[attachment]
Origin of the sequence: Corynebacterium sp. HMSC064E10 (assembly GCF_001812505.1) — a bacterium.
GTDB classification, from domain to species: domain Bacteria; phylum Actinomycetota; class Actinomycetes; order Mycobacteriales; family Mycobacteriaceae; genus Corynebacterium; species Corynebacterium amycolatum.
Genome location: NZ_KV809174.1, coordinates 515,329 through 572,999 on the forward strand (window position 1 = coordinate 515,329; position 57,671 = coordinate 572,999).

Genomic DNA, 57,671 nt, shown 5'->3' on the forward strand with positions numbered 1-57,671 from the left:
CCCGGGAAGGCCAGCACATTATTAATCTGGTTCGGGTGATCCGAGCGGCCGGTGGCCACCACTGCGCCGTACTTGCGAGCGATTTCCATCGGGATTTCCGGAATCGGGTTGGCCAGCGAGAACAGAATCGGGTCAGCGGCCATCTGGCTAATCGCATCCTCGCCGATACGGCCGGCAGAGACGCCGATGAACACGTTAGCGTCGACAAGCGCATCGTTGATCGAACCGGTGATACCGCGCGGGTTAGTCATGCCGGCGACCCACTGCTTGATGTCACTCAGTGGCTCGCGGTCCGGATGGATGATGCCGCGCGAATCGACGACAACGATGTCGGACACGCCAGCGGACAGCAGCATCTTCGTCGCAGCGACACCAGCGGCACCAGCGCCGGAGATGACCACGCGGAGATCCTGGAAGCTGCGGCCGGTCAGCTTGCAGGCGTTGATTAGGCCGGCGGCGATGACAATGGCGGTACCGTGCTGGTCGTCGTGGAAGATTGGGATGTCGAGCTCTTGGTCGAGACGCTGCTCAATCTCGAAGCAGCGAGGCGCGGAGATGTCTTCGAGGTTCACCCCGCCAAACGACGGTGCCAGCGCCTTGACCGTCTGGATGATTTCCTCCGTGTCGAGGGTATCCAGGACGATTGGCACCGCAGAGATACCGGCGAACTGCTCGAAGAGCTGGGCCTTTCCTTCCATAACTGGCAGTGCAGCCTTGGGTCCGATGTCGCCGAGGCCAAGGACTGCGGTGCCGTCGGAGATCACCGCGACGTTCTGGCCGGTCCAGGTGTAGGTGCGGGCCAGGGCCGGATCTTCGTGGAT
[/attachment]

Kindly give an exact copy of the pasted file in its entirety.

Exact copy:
Origin of the sequence: Corynebacterium sp. HMSC064E10 (assembly GCF_001812505.1) — a bacterium.
GTDB classification, from domain to species: domain Bacteria; phylum Actinomycetota; class Actinomycetes; order Mycobacteriales; family Mycobacteriaceae; genus Corynebacterium; species Corynebacterium amycolatum.
Genome location: NZ_KV809174.1, coordinates 515,329 through 572,999 on the forward strand (window position 1 = coordinate 515,329; position 57,671 = coordinate 572,999).

Genomic DNA, 57,671 nt, shown 5'->3' on the forward strand with positions numbered 1-57,671 from the left:
CCCGGGAAGGCCAGCACATTATTAATCTGGTTCGGGTGATCCGAGCGGCCGGTGGCCACCACTGCGCCGTACTTGCGAGCGATTTCCATCGGGATTTCCGGAATCGGGTTGGCCAGCGAGAACAGAATCGGGTCAGCGGCCATCTGGCTAATCGCATCCTCGCCGATACGGCCGGCAGAGACGCCGATGAACACGTTAGCGTCGACAAGCGCATCGTTGATCGAACCGGTGATACCGCGCGGGTTAGTCATGCCGGCGACCCACTGCTTGATGTCACTCAGTGGCTCGCGGTCCGGATGGATGATGCCGCGCGAATCGACGACAACGATGTCGGACACGCCAGCGGACAGCAGCATCTTCGTCGCAGCGACACCAGCGGCACCAGCGCCGGAGATGACCACGCGGAGATCCTGGAAGCTGCGGCCGGTCAGCTTGCAGGCGTTGATTAGGCCGGCGGCGATGACAATGGCGGTACCGTGCTGGTCGTCGTGGAAGATTGGGATGTCGAGCTCTTGGTCGAGACGCTGCTCAATCTCGAAGCAGCGAGGCGCGGAGATGTCTTCGAGGTTCACCCCGCCAAACGACGGTGCCAGCGCCTTGACCGTCTGGATGATTTCCTCCGTGTCGAGGGTATCCAGGACGATTGGCACCGCAGAGATACCGGCGAACTGCTCGAAGAGCTGGGCCTTTCCTTCCATAACTGGCAGTGCAGCCTTGGGTCCGATGTCGCCGAGGCCAAGGACTGCGGTGCCGTCGGAGATCACCGCGACGTTCTGGCCGGTCCAGGTGTAGGTGCGGGCCAGGGCCGGATCTTCGTGGAT